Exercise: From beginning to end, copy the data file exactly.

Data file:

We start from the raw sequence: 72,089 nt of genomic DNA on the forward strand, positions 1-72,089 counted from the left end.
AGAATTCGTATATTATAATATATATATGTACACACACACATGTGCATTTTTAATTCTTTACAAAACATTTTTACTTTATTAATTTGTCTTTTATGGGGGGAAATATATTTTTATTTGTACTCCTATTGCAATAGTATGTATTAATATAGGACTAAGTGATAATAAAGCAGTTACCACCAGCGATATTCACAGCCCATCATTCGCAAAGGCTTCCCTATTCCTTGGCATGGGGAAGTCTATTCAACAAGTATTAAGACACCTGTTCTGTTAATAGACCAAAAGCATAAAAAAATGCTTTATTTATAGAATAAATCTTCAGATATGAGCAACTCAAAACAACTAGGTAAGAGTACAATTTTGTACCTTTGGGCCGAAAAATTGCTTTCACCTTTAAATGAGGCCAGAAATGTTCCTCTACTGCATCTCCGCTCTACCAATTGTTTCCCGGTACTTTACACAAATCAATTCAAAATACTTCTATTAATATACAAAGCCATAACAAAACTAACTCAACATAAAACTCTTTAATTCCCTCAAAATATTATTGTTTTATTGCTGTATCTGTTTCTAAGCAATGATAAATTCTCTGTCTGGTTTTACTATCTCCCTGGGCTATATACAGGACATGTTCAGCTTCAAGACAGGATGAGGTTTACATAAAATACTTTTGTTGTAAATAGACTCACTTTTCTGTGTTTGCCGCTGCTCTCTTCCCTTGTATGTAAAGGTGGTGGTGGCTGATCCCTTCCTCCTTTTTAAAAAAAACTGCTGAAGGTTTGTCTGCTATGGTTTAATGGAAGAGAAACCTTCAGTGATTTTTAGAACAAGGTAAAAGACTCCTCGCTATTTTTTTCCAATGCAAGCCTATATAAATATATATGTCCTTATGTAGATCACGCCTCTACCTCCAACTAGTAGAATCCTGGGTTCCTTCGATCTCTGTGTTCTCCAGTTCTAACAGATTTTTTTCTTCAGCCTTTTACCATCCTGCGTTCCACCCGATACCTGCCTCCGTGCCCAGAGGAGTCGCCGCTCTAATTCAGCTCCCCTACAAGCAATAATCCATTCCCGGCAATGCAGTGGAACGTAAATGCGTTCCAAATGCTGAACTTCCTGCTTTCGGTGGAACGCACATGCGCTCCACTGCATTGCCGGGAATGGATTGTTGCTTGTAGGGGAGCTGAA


We start from the raw sequence: 72,089 nt of genomic DNA on the forward strand, positions 1-72,089 counted from the left end.
AGAATTCGTATATTATAATATATATATGTACACACACACATGTGCATTTTTAATTCTTTACAAAACATTTTTACTTTATTAATTTGTCTTTTATGGGGGGAAATATATTTTTATTTGTACTCCTATTGCAATAGTATGTATTAATATAGGACTAAGTGATAATAAAGCAGTTACCACCAGCGATATTCACAGCCCATCATTCGCAAAGGCTTCCCTATTCCTTGGCATGGGGAAGTCTATTCAACAAGTATTAAGACACCTGTTCTGTTAATAGACCAAAAGCATAAAAAAATGCTTTATTTATAGAATAAATCTTCAGATATGAGCAACTCAAAACAACTAGGTAAGAGTACAATTTTGTACCTTTGGGCCGAAAAATTGCTTTCACCTTTAAATGAGGCCAGAAATGTTCCTCTACTGCATCTCCGCTCTACCAATTGTTTCCCGGTACTTTACACAAATCAATTCAAAATACTTCTATTAATATACAAAGCCATAACAAAACTAACTCAACATAAAACTCTTTAATTCCCTCAAAATATTATTGTTTTATTGCTGTATCTGTTTCTAAGCAATGATAAATTCTCTGTCTGGTTTTACTATCTCCCTGGGCTATATACAGGACATGTTCAGCTTCAAGACAGGATGAGGTTTACATAAAATACTTTTGTTGTAAATAGACTCACTTTTCTGTGTTTGCCGCTGCTCTCTTCCCTTGTATGTAAAGGTGGTGGTGGCTGATCCCTTCCTCCTTTTTAAAAAAAACTGCTGAAGGTTTGTCTGCTATGGTTTAATGGAAGAGAAACCTTCAGTGATTTTTAGAACAAGGTAAAAGACTCCTCGCTATTTTTTTCCAATGCAAGCCTATATAAATATATATGTCCTTATGTAGATCACGCCTCTACCTCCAACTAGTAGAATCCTGGGTTCCTTCGATCTCTGTGTTCTCCAGTTCTAACAGATTTTTTTCTTCAGCCTTTTACCATCCTGCGTTCCACCCGATACCTGCCTCCGTGCCCAGAGGAGTCGCCGCTCTAATTCAGCTCCCCTACAAGCAATAATCCATTCCCGGCAATGCAGTGGAACGTAAATGCGTTCCAAATGCTGAACTTCCTGCTTTCGGTGGAACGCACATGCGCTCCACTGCATTGCCGGGAATGGATTGTTGCTTGTAGGGGAGCTGAA